JavaScript versions

In the early days of the Web, as the browser wars between Netscape and Microsoft heated up, Ecma International, formerly the European Computer Manufacturers Association (ECMA), agreed to take on JavaScript as a standard. Because of Sun’s ownership of the JavaScript name, ECMA adopted ECMAScript as the official name. However, virtually everyone uses JavaScript.

As of today there are 10 editions of JavaScript. We have stated major enhancements here.

  • June 1997: First Edition
  • June 1998: Editorial changes to align with ISO/IEC 16262 standard.
  • December 1999: Added regular expressions, new control statements, try/catch exception handling and other enhancements.
  • Fourth Edition was abandoned.
  • December 2009: “strict mode” added. Added getters and setters, library support for JSON.
  • June 2011: This edition 5.1 of the ECMAScript standard is fully aligned with third edition of the international standard ISO/IEC 16262:2011.
  • June 2015: The 6th edition, initially known as ECMAScript 6 (ES6) then and later renamed to ECMAScript 2015. Added class declarations, ES6 modules, for…of loops, Python-style generators, arrow function expression, let keyword, const keyword, typed arrays, maps, sets and WeakMap, promises, proxies, template literal for strings.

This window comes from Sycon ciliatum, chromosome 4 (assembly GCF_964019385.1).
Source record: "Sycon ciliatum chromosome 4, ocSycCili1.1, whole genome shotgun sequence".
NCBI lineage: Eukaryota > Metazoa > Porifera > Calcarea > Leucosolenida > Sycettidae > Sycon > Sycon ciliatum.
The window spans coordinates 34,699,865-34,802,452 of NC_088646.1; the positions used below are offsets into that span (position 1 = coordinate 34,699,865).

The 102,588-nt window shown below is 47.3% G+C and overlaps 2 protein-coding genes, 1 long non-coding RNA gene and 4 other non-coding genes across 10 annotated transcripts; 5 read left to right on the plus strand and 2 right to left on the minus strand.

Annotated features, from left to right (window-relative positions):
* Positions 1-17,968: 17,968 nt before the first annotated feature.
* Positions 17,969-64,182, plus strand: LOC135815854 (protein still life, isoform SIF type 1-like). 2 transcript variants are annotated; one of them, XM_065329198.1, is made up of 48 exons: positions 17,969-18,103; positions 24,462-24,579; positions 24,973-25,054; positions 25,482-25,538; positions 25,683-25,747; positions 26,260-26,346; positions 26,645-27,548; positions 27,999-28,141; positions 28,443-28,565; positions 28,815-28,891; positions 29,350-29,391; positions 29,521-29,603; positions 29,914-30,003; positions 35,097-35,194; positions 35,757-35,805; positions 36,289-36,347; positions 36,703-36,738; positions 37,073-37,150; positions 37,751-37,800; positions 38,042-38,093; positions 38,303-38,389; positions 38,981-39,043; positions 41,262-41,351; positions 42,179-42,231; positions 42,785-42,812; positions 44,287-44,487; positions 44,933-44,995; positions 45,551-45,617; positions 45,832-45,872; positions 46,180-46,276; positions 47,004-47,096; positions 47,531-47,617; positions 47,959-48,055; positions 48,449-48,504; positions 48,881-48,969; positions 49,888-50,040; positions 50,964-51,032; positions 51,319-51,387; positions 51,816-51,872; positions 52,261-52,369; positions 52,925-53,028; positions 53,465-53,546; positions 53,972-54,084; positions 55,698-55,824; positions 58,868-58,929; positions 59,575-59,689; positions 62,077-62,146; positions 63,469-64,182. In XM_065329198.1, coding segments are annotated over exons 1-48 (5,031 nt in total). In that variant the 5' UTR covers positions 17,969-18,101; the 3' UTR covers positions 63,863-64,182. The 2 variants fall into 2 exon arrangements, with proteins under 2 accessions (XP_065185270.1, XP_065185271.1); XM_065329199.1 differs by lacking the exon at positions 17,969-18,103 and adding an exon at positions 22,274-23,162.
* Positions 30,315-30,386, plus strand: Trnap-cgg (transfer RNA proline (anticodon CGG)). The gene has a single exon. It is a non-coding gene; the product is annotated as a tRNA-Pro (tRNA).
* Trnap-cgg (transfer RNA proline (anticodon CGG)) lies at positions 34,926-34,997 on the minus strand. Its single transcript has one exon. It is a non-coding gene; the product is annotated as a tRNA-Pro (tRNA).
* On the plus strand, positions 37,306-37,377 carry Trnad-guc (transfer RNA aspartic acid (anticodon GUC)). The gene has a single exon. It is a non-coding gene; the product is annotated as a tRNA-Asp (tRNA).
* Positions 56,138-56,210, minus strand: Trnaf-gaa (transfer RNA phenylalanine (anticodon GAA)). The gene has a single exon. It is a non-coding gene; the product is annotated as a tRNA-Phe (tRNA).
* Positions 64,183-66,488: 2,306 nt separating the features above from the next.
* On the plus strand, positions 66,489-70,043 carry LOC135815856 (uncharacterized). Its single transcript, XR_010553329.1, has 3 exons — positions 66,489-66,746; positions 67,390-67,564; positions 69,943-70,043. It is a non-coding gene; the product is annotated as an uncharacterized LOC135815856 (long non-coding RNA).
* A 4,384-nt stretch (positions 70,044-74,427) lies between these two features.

• June 2016: The 7th edition, officially known as ECMAScript 2016. Added block-scoping of variables and functions, destructuring patterns, exponentiation operator ** for numbers, await, async keywords for asynchronous programming.
  • June 2017: The 8th edition, officially known as ECMAScript 2017. Added features for concurrency and atomics, syntactic integration with promises.
  • June 2018: The 9th edition, officially known as ECMAScript 2018. Added rest/spread operators for variables (three dots: …identifier), asynchronous iteration, Promise.prototype.finally().
  • June 2019: The 10th edition, officially known as ECMAScript 2019.